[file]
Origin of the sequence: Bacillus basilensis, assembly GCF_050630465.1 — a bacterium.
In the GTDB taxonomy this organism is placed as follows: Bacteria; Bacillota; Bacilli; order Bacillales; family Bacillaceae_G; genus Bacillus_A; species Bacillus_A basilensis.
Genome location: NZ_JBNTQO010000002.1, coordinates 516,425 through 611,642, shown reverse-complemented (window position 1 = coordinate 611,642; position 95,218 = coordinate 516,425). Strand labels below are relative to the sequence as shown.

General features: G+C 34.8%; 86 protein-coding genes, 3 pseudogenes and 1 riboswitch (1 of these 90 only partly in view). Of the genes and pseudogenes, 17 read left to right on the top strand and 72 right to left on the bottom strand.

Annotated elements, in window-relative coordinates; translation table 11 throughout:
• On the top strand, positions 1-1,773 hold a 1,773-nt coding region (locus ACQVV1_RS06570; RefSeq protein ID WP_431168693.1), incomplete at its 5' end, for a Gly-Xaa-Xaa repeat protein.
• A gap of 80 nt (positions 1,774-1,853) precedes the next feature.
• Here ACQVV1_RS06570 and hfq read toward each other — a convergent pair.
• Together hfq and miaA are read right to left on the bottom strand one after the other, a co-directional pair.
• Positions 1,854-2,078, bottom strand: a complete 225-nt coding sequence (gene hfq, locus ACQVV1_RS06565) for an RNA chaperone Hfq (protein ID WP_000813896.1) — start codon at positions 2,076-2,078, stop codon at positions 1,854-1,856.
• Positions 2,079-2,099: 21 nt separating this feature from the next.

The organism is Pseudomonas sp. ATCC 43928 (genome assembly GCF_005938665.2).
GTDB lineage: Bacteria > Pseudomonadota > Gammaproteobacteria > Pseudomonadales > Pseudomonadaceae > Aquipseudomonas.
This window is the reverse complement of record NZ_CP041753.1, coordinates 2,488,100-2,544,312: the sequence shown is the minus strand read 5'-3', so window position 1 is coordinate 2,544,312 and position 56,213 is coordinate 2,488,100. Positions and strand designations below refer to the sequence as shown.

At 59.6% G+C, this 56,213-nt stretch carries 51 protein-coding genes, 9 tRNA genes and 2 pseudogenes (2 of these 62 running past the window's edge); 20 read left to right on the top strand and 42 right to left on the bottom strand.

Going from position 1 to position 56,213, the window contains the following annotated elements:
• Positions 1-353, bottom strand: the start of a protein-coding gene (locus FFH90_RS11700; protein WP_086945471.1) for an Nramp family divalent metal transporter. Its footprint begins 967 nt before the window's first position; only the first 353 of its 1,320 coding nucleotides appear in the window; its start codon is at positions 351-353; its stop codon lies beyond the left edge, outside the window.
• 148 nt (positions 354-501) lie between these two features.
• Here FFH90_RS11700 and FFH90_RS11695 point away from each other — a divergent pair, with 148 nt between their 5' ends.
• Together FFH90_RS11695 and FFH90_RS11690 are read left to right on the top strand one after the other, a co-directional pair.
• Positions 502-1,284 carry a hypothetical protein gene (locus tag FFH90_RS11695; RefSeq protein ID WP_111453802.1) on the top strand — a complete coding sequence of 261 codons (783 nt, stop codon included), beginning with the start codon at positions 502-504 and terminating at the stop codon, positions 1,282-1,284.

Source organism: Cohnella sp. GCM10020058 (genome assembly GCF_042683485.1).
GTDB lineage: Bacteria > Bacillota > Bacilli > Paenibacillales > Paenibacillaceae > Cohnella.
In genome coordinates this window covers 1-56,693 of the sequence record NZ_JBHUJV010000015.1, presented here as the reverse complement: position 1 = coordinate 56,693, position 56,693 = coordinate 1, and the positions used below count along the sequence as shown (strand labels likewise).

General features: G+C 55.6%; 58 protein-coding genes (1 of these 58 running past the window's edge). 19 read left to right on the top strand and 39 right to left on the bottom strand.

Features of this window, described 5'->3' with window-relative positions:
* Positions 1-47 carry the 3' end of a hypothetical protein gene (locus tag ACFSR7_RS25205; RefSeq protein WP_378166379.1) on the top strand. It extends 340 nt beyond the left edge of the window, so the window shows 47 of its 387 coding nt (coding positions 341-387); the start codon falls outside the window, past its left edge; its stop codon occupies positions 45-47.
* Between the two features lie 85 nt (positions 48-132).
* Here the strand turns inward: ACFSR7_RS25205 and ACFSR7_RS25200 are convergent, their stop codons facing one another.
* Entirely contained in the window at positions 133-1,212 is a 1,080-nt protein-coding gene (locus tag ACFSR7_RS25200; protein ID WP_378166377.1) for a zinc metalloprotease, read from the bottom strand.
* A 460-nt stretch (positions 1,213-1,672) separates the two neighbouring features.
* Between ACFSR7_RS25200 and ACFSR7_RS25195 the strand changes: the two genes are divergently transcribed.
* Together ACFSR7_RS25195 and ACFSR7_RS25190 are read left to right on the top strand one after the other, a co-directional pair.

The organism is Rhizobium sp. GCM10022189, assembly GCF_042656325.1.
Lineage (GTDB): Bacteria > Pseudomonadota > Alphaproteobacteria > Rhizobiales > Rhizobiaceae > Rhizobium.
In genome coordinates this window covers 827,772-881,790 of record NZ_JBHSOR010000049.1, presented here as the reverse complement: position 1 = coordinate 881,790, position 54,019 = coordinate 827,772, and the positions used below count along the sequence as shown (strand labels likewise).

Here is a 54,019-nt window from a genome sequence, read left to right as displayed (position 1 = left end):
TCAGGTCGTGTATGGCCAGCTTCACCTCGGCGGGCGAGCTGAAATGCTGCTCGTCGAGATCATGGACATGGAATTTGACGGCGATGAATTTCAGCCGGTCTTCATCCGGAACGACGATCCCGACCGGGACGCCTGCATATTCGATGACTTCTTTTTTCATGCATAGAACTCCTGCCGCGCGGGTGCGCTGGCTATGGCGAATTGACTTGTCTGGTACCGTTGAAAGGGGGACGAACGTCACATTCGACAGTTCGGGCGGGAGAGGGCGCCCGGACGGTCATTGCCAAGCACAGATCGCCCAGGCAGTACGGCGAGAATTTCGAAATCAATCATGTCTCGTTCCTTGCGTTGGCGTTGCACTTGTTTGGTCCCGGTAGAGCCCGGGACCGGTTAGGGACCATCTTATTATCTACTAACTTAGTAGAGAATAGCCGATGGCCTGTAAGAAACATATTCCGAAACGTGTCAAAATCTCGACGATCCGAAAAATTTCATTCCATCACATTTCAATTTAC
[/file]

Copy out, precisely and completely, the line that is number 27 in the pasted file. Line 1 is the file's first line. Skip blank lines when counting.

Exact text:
* Positions 1-47 carry the 3' end of a hypothetical protein gene (locus tag ACFSR7_RS25205; RefSeq protein WP_378166379.1) on the top strand. It extends 340 nt beyond the left edge of the window, so the window shows 47 of its 387 coding nt (coding positions 341-387); the start codon falls outside the window, past its left edge; its stop codon occupies positions 45-47.